Two weeks ago the High Court in London ruled there is no ‘justiciable defence’ on Ukraine’s part for the non-payment of a $3bn debt to Russia. Once again, Ukraine, beset by economic, military and political problems, is left in the unenviable position of being caught between Russian aggression and English legal sophistry.
Ukraine’s predicament regarding the debt goes back to beginnings of its ongoing conflict with Russia in 2013. Ukrainian president Yanukovych engineered a deal with Vladimir Putin which saw Russia agreeing a loan of $3bn. The country’s economy was faltering and Putin’s loan offered the chance of at least some stability. However, the deal also kept Ukraine firmly within the compass of Russian influence. The aid package was expressed in the form of a Eurobond which came under English legal governance.
Subsequent events, including the bloody Euromaidan uprising, Russia’s annexation of Ukraine and the ongoing conflict in the Donbass rendered Ukraine unable to repay the debt. President Yanukovych was ousted fled to Russia in 2014 and is wanted in Ukraine for high treason. Ukraine now argues that the loan was part of a political manoeuvre intended to keep the country tied to Russia. With all this in mind the current Ukrainian government argues that it has no intention of repaying the debt to Russia (it defaulted in 2015).
This year Russia instigated a lawsuit in London, arguing that the High Court should decide the claim without a trial, since, in Russia’s opinion Ukraine was unable to defend its stance at a full trial. For its part Ukraine contends that the original deal was signed under ‘unlawful, and illegitimate economic and political pressure’ from Russia in 2013. Ukraine pressed for a full trial, as it argues that Russia’s aggression and assault on the country’s sovereignty has had a direct impact on its economy. In short Ukraine asserts that the case is not simply one of reneging on a debt. Instead, it wished to challenge the conditions under which the loan was made and show its actions regarding the debt against the current political situation.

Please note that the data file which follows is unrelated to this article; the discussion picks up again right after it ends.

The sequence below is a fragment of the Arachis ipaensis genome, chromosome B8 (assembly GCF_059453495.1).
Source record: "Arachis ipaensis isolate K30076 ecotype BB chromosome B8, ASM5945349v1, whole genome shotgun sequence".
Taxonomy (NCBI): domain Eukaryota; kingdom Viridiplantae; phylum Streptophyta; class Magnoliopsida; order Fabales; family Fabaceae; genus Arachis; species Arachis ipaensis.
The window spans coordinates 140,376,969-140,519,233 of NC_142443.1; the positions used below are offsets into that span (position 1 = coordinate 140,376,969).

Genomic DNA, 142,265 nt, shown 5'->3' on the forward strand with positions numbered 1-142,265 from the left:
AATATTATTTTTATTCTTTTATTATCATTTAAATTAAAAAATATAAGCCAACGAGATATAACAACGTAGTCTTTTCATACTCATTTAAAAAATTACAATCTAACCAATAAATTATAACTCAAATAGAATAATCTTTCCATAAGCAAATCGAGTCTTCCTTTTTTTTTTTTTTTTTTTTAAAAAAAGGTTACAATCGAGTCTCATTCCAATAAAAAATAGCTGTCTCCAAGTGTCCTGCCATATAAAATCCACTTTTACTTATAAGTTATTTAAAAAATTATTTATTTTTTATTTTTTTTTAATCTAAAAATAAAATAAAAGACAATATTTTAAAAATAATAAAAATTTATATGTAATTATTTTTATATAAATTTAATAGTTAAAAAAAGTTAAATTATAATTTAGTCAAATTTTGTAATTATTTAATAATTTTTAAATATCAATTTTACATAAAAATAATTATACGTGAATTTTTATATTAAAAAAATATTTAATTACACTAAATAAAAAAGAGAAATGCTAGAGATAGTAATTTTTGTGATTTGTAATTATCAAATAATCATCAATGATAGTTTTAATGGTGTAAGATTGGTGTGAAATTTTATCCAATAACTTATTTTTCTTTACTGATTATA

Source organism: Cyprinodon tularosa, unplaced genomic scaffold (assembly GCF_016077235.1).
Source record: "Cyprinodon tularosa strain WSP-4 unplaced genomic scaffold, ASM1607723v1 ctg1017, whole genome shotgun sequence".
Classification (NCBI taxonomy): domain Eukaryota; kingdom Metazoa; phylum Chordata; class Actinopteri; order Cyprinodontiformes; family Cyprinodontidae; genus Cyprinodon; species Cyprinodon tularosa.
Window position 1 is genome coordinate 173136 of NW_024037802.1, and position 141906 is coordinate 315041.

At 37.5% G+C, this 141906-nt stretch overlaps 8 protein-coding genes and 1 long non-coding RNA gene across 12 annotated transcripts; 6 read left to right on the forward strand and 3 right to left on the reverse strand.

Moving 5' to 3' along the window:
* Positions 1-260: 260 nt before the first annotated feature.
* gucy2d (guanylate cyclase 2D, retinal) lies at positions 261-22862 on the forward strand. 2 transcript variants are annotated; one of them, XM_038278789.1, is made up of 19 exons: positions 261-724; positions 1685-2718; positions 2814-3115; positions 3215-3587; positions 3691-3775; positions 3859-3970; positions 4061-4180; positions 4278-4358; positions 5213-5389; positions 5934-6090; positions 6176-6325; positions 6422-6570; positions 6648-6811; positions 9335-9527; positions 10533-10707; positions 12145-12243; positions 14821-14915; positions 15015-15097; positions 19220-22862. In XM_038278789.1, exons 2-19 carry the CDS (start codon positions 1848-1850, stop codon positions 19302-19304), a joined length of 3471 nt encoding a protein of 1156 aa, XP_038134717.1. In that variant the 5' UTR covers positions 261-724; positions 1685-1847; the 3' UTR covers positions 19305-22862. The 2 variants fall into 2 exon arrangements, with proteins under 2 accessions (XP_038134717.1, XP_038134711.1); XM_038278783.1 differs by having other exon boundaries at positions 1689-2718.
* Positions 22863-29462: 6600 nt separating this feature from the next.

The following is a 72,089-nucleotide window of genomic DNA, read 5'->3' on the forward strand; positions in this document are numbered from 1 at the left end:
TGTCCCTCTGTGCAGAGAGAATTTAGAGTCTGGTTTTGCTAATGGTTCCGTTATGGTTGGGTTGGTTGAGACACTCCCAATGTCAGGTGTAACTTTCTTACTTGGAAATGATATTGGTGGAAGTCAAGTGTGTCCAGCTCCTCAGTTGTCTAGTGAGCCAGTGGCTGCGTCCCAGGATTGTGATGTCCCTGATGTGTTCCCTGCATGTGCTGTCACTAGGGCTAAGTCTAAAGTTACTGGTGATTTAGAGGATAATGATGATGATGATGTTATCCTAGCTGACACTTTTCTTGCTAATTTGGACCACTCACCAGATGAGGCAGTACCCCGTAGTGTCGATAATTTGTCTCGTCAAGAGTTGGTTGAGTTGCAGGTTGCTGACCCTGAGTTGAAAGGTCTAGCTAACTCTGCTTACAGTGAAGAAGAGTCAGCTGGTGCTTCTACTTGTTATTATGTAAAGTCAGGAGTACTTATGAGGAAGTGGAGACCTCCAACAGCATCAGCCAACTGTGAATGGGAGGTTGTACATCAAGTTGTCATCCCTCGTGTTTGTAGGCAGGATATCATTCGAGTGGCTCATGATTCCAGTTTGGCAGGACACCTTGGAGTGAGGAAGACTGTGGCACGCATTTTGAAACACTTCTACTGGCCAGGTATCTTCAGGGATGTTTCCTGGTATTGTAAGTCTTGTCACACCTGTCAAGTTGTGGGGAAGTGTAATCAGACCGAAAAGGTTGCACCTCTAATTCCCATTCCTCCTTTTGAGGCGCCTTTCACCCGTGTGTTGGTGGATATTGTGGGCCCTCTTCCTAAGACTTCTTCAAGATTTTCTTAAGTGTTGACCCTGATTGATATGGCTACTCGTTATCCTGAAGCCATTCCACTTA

However, English law is nothing if it is not punctilious. Last week Mr Justice Blair ruled Russia’s favour, saying ‘Ultimately this is a claim for repayment of debt instruments to which the court has held there is no justiciable defence. It would not be right to order the case to go forward to a full trial in such circumstances.’
Ukraine suspected this outcome and is set to appeal the decision. It is pressing its view that the debt is ‘voidable’ as it was made under ‘duress.’
While one could, arguably, applaud the unbiased qualities of the English judiciary in this case, the decision also seems invidious, given the state of British/Russian relations and Ukraine’s predicament. Surely Ukraine should be allowed, at least, to offer her defence in a full trial. Last week’s ruling certainly calls into question the judge’s knowledge of the situation in Ukraine, for he did not take the geopolitical situation into account.
Ukraine is not a rich or stable country by any means. Being forced to repay the $3bn would throw the fragile Ukrainian economy into chaos, as this is approximately ten percent of the county’s entire budget. Another major point of consideration is that Ukraine has to offer same terms to the other lenders with whom it has restructured its significant debts of almost $18 billion. If Ukraine will have to return a figure of around $20 billion this would be over 5th of the country’s GDP. The Ukrainian economy could not sustain this.
For centuries English law has often shown itself to be flexible rather than implacably fixed – this is its much vaunted boast. Beleaguered Ukraine is calling for a moral nuance to be applied to its case.
By Mohammad Zahoor